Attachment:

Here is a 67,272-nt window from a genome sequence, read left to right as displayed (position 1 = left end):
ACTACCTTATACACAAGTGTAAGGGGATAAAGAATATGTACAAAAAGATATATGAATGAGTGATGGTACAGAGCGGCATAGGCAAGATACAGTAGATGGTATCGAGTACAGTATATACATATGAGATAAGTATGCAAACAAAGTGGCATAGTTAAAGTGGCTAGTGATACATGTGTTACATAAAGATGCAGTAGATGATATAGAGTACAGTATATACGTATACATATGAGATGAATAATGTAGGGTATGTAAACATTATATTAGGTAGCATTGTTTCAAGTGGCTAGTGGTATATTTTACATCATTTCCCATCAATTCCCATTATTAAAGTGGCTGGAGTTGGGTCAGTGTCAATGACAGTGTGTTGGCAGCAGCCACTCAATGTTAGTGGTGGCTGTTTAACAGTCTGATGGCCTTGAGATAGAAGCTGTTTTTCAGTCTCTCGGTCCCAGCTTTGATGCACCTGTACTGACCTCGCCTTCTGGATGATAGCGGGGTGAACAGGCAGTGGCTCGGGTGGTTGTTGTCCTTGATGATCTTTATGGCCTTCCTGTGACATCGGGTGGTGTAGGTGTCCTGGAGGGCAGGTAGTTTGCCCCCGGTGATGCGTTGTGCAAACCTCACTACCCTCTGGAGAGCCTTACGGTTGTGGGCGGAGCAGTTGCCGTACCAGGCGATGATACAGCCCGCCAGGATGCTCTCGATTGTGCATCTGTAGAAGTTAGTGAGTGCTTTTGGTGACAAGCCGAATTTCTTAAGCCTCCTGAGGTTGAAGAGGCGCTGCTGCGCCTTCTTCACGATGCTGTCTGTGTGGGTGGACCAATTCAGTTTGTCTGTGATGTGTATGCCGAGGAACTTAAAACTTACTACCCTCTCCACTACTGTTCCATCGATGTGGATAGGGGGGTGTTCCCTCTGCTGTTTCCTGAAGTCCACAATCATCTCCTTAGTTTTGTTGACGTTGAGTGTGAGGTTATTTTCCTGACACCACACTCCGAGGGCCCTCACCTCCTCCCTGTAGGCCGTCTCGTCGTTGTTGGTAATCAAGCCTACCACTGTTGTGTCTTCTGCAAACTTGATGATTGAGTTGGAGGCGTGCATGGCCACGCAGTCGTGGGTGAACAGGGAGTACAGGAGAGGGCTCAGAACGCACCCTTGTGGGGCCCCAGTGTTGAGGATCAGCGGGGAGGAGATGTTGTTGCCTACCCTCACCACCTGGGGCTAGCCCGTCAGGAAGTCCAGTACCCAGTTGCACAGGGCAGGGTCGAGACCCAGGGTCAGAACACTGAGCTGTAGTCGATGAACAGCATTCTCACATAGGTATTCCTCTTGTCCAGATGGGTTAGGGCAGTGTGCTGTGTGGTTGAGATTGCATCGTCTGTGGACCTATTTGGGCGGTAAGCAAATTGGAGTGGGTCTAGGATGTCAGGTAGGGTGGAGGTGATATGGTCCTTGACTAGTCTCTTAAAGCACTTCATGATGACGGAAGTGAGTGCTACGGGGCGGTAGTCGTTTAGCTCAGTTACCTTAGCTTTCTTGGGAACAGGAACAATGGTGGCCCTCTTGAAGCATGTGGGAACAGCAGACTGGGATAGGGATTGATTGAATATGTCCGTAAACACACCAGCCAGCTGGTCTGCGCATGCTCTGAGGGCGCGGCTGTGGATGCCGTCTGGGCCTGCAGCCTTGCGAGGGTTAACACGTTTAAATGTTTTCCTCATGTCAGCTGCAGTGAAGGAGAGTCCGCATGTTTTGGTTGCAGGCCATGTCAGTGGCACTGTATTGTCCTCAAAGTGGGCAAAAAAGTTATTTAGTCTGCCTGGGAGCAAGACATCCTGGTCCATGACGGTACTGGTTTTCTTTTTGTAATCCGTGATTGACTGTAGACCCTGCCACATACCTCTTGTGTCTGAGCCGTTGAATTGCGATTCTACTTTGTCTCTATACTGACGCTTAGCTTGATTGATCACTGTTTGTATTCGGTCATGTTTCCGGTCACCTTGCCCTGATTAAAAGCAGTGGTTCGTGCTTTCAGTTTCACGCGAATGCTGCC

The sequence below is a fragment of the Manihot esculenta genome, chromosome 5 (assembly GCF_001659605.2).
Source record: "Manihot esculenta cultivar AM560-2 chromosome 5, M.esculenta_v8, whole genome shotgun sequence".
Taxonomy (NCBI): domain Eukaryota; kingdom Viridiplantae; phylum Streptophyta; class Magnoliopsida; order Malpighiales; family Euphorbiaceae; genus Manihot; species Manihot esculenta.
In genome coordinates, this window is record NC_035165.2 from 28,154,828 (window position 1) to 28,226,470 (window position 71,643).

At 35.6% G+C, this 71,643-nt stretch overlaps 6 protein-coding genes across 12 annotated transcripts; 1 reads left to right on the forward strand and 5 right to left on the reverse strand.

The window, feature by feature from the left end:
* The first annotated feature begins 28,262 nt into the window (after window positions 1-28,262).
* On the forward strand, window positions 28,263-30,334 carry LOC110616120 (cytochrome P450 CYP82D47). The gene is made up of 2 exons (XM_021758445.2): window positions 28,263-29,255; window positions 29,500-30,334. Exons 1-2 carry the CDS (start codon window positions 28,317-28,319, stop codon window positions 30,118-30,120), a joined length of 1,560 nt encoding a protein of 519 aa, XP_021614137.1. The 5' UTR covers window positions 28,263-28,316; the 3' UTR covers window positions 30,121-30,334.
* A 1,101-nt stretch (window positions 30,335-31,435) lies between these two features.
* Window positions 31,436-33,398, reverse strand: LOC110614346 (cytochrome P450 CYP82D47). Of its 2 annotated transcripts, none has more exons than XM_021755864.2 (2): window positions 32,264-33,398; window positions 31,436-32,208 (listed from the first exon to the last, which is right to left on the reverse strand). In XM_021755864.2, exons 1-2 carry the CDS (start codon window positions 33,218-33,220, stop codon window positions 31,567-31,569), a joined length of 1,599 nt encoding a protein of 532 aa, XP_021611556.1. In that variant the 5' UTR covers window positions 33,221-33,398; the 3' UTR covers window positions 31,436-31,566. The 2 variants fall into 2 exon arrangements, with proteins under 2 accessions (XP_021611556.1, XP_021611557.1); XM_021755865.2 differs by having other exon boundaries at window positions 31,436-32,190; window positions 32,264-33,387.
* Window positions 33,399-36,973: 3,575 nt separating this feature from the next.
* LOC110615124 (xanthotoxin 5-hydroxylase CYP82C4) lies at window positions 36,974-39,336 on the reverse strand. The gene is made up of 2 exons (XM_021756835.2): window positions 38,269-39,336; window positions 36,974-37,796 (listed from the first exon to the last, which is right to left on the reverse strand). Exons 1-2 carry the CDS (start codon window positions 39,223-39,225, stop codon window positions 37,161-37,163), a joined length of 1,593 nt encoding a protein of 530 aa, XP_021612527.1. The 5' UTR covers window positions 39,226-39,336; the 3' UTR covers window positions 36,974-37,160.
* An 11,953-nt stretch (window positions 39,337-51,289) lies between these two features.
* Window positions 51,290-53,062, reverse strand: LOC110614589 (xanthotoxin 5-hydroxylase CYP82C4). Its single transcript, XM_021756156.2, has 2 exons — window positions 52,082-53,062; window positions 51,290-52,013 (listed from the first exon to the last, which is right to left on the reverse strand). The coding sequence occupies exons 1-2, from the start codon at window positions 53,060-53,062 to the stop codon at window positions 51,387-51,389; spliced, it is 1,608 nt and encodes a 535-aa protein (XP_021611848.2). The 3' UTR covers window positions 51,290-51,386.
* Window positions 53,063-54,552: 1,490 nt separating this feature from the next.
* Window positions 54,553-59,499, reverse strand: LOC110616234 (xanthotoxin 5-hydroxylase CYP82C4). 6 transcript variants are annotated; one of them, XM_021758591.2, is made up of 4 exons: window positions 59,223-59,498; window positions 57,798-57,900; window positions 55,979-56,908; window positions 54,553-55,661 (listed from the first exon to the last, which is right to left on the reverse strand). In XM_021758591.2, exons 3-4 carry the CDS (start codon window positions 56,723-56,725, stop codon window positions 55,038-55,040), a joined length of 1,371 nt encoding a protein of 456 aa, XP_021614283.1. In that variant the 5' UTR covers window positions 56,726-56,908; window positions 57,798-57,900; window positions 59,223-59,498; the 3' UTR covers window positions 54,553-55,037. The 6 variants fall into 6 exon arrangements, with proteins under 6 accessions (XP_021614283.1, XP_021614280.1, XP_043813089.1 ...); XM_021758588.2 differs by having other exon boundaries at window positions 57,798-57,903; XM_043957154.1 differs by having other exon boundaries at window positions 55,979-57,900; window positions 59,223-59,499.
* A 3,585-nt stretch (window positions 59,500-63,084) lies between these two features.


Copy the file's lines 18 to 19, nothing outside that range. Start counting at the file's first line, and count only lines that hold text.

* Window positions 54,553-59,499, reverse strand: LOC110616234 (xanthotoxin 5-hydroxylase CYP82C4). 6 transcript variants are annotated; one of them, XM_021758591.2, is made up of 4 exons: window positions 59,223-59,498; window positions 57,798-57,900; window positions 55,979-56,908; window positions 54,553-55,661 (listed from the first exon to the last, which is right to left on the reverse strand). In XM_021758591.2, exons 3-4 carry the CDS (start codon window positions 56,723-56,725, stop codon window positions 55,038-55,040), a joined length of 1,371 nt encoding a protein of 456 aa, XP_021614283.1. In that variant the 5' UTR covers window positions 56,726-56,908; window positions 57,798-57,900; window positions 59,223-59,498; the 3' UTR covers window positions 54,553-55,037. The 6 variants fall into 6 exon arrangements, with proteins under 6 accessions (XP_021614283.1, XP_021614280.1, XP_043813089.1 ...); XM_021758588.2 differs by having other exon boundaries at window positions 57,798-57,903; XM_043957154.1 differs by having other exon boundaries at window positions 55,979-57,900; window positions 59,223-59,499.
* A 3,585-nt stretch (window positions 59,500-63,084) lies between these two features.